Press Story

  • Quantity over quality approach means employers bombarded with inappropriate applications, wasting time and resources

  • People with good qualifications and work experience forced to apply for ‘any job’

  • IPPR calls for a complete overhaul of Jobcentre support services to offer upgraded work and career coaching to all who need it

Employment support services for people claiming benefits aren’t working for employers or jobseekers and need to be reformed into a new universal service, according to a new report by IPPR.

Services run by local Jobcentres to help people into and on in work are based on the principle of conditionality – a threat that financial support will be reduced or stopped if requirements aren’t met.

This approach isn’t working for employers as it leads to people applying for jobs they are entirely unsuitable for, wasting time and resources for businesses, just so they can meet their job application targets and avoid being sanctioned.

One employer for a security company said recruiting through the Jobcentre can often be a “waste of their time and a waste of my time” and added that he would like to see work coaches do more to support the right candidates to apply for the right jobs.

The use of sanctions also doesn’t work for jobseekers as it rests on an assumption that people on low incomes wouldn’t want to take steps to improve their situation of their own free will. It fails to recognise that many people want to work or increase their earnings, but face barriers to doing so, like limited access to childcare, low confidence, high travel costs or living with a health condition.

The Jobcentres ABC approach to employment (‘Any Job, Better Job, Career’) in which people are encouraged to apply for any role which generates some earnings in the first instance, before, in theory, being supported to progress in work and ultimately towards a career, is failing many jobseekers.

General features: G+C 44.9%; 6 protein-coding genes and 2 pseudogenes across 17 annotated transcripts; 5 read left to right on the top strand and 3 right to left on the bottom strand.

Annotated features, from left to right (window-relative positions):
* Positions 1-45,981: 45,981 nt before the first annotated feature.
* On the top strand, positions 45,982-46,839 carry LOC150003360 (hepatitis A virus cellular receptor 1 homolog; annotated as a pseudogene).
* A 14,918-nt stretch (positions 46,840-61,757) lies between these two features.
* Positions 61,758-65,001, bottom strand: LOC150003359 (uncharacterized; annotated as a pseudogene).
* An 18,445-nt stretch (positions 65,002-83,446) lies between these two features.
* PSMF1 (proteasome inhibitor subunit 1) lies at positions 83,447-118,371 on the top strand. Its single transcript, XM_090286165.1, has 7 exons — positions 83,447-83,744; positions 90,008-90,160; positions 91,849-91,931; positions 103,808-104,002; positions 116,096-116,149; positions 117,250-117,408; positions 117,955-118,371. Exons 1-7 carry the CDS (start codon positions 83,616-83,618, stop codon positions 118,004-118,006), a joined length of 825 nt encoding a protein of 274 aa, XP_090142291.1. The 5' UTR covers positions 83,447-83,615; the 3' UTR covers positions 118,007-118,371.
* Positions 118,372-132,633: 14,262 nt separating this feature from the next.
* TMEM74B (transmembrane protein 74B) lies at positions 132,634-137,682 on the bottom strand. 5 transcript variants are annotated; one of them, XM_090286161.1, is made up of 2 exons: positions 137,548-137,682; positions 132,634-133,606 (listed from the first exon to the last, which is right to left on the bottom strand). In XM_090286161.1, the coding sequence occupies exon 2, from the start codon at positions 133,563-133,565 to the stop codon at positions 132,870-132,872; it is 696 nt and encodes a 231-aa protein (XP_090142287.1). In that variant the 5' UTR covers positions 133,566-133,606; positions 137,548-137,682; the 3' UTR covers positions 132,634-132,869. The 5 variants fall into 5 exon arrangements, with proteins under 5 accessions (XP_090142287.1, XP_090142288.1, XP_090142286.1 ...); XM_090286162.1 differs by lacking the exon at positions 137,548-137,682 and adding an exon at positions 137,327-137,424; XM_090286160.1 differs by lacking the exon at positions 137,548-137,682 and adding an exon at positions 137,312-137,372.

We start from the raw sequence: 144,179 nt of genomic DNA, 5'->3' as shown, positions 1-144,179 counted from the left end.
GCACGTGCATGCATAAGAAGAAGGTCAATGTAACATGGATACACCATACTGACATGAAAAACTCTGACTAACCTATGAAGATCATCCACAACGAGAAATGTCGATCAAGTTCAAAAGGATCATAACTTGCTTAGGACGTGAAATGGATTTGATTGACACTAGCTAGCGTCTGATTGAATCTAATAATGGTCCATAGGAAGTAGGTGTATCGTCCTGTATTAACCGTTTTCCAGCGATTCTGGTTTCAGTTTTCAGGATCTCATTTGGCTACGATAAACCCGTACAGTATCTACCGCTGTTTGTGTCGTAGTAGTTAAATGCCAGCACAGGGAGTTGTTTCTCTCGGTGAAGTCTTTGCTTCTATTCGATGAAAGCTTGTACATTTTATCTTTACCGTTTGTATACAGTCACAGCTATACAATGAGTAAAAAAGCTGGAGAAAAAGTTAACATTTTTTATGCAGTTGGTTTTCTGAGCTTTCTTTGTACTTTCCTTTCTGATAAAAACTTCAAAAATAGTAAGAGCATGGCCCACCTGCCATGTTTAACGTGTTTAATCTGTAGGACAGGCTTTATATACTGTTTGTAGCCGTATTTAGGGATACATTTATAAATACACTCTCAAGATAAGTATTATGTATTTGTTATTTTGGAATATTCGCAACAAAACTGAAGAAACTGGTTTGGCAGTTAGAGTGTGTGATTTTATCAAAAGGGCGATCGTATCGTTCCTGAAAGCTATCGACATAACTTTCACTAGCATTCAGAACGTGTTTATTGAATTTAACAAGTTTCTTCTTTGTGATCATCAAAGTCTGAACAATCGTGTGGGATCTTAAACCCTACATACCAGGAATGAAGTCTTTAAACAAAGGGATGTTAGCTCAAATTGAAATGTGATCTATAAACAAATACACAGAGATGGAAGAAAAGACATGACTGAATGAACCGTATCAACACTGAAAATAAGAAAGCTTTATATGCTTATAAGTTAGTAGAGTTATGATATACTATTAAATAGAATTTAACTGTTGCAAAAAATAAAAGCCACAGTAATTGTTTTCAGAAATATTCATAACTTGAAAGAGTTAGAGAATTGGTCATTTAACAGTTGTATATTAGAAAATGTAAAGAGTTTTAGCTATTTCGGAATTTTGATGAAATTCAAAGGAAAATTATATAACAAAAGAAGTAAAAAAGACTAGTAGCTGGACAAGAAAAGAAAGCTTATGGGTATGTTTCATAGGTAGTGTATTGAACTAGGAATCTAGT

One parent, Ella, with a higher education certificate in social studies, was qualified and looking to find suitable work in criminal justice, youth work or court advocacy. However, she received no tailored support and was forced to take a job in retail. She said: “There’s nothing to personalise your job search with your experiences, your education, your employment history or anything to differentiate you from anyone else... any job they’d throw at me I’d have to take, otherwise I would be sanctioned.”

Other users of the current service gave their own accounts of its shortcomings through the Changing Realities project, based at the University of York, and are quoted throughout the IPPR report (see examples in Notes below).

To overcome these problems IPPR recommends the government creates a new public employment service, available to everyone who needs it, which must include:

  • Professionalising the role of Jobcentre work coaches, with a review of responsibilities and skills, to ensure they are able to offer the tailored advice and support that people need, including advising on more flexible work opportunities and working with employers to help deliver these

  • Exempting people with health conditions and single parents from sanctions, as a first step to ‘dialling down’ conditionality in the employment support service – which should eventually be designed to develop and build on individuals’ personal aspirations